“All of the guys in the program have their own unique story,” Dewey said. “We have Silver Star recipients who have fought their way out of tough, tough combat, of course Purple Hearts, and Bronze Stars, a significant amount of accolades among these folks.”

Col. Gregory D. Gadson (pictured), chief of the Army Wounded Warrior Program, told participants during a recent visit to Kansas that the program was “about treating folks with dignity and respect.”

“It's about understanding that we as people have value and something to offer regardless of our circumstances,” he said. “And while the Army’s still trying to get their mind around all the implications, you all are going to break down barriers and enhance that.”

Gadson, who lost both of his legs to a roadside bomb in 2007 and knows something about inspiration, said the Army is, for its money, retaining uniquely inspirational people who want to continue serving.

“You can’t purchase those kinds of credentials,” Gadson told Army Times. “So on the outside you see the cost, but these guys are bearing fruit in ways we can’t ever measure.”

Dewey, noting President Obama’s mandate to hire more wounded warriors to government jobs, said he would like to see the program expand to all services.

“If we really want to bring quality folks into the Department of Defense, then we need to look at those parameters to ensure that all veterans are eligible for the program,” he said.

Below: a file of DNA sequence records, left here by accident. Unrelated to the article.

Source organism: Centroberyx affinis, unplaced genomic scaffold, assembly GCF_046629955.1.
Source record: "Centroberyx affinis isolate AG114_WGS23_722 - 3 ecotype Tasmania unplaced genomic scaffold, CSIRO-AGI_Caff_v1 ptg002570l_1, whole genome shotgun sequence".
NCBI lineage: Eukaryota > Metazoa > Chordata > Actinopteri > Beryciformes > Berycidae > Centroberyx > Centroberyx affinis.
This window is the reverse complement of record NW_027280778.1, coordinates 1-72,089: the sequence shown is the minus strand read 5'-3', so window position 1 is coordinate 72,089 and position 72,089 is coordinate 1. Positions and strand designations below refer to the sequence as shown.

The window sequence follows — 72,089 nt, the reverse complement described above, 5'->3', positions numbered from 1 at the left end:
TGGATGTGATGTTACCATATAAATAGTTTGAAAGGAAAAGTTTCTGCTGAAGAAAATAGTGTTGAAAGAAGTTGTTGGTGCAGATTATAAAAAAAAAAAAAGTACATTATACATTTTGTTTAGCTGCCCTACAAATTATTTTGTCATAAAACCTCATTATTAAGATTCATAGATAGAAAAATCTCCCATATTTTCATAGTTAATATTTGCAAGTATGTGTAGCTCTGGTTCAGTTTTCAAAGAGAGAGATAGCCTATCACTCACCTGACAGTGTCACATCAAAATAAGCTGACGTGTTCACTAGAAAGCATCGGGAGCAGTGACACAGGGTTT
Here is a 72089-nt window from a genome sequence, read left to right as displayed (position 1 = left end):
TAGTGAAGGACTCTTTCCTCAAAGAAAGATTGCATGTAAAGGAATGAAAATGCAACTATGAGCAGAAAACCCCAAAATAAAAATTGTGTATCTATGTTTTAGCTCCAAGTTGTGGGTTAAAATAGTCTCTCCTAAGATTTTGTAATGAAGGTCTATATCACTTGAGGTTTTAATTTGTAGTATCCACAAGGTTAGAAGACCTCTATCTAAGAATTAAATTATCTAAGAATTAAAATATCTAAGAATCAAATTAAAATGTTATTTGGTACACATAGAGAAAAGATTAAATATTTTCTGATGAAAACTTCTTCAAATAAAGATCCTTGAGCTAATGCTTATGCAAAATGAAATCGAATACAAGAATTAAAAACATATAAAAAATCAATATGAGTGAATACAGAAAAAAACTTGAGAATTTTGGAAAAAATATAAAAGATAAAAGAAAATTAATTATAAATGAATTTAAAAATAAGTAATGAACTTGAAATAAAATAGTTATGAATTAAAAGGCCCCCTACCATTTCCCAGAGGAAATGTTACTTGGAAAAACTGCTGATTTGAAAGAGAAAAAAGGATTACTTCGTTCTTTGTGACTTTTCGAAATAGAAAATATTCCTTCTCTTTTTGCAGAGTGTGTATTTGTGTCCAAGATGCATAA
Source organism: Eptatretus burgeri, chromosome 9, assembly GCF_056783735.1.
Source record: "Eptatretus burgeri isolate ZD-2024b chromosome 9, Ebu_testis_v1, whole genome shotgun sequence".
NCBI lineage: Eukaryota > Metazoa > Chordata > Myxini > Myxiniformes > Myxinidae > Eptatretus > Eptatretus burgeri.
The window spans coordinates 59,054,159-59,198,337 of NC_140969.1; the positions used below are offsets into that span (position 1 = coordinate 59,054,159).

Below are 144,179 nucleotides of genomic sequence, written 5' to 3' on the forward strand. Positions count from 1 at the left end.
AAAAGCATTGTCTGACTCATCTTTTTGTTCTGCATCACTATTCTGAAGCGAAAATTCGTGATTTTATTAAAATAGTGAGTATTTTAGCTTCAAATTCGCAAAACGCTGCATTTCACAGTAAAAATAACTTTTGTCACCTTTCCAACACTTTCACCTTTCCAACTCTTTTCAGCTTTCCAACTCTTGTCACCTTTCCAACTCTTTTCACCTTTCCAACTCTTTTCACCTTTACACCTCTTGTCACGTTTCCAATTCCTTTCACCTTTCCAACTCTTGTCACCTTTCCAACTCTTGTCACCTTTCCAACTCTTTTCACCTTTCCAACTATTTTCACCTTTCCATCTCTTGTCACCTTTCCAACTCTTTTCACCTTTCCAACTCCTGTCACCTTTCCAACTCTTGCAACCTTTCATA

Yet for all of the program’s promise, it has had some trouble recruiting soldiers. Eligible soldiers tend to be fresh amputees who have struggled physically and have young families. For them, the academic rigors of graduate school in a new location may seem too big a step.

“They may not be ready to do that right now,” Dewey said. “Not to say they won’t be when they redefine themselves and say, ‘I lost my military career, what am I going to do now?’ Some people make it through that transformation process quicker than others and say, ‘I still want to contribute and I still want to be part of a team.’ ”

Even for star student and aspiring Paralympics athlete Kortney Clemons, it took a leap of self-confidence for him to apply for graduate school.

“Coming here was a big step for me, and you don’t know what you can do,” Clemons said. “It can take guys a while to know what they can do. No one wants to come back after losing a limb and fail at something.”

Since losing a leg to a roadside bomb in 2005 while providing medical aid to a comrade in Iraq, Clemons has gone on to win a gold medal in the above-the-knee amputee long jump at the U.S. Paralympic World Trials. He hopes to compete in the 2012 Paralympics in London.

With a family to support, Clemons said the University of Kansas was an attractive step toward a career beyond sports. Clemons works out with the university track team and studies education. He aspires to become a curriculum developer at Training and Doctrine Command, or an instructor.

“The running thing is to keep me alive, keep me fit,” said the soft-spoken 30-year-old. “But the education thing, I don’t ever want to stop learning. The day I think I know it all is the day I’m in trouble.”

Having taken that leap, Clemons encouraged injured soldiers who might be “playing it safe” to stretch their goals.

“They may have set a goal to walk, and then they get there,” he said. “I always was told you never want to keep your goals behind you, you always want to keep them in front of you.”